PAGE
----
If you water your yard regularly, more than half of your household water consumption is going into your lawn. The other half is used inside the house. A quick plumbing inspection and a few replacement fixtures can go a long way toward saving water — and your hard-earned dollars.
The federal government recognized the importance of indoor water conservation when it passed the Energy Policy Act of 1992, which established national water-conservation standards for plumbing fixtures. The act set the stage for water-saving fixtures such as low-flow showerheads and low-flush toilets for residential use.
Some state and municipal governments have stepped up to help encourage water conservation in their communities. For example, in Atlanta, a national leader in water conservation, the Department of Watershed Management has invited its customers to take a water conservation pledge. The city also has taken significant steps to educate residents about high-efficiency and low-flow plumbing fixtures through literature and its website.
The program targeted toilets because almost three-quarters of the water used inside your house is consumed in the bathroom, and your toilet is the single biggest culprit. You could save hundreds of gallons a year by replacing your older big-tank toilet with a modern, high-efficiency model that uses a fraction of the water previous models use. Consider replacing your standard showerhead with a low-flow version. Another shortcut to saving water is to take shorter showers and save baths for special occasions.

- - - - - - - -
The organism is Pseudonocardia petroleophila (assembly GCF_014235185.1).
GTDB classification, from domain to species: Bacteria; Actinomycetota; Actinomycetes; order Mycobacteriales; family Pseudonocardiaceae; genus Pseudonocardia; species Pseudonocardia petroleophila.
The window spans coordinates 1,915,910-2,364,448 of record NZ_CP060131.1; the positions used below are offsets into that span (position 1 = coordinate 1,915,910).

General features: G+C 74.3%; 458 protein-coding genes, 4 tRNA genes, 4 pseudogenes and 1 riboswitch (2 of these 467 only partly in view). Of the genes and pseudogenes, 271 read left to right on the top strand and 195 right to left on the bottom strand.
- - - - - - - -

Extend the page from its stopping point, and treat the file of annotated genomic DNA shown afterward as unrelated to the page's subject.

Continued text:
Did you know that if you scrape your dishes really well instead of rinsing them before you put them in the dishwasher, you can save up to 20 gallons of water per load? A modern, more efficient dishwasher can help save water in the kitchen, too. Only run your dishwasher when it's full; that way you won't waste water on partial loads. Consider placing a low-flow aerator on your kitchen faucets, as well.
Leaking pipes and fixtures can waste hundreds of gallons of water every year. So can poorly insulated pipes. To get yourself on the road to water conservation, call a plumbing professional to perform an inspection. A licensed, experienced plumber can offer more tips and advice on how to save water and money in your Georgia home.
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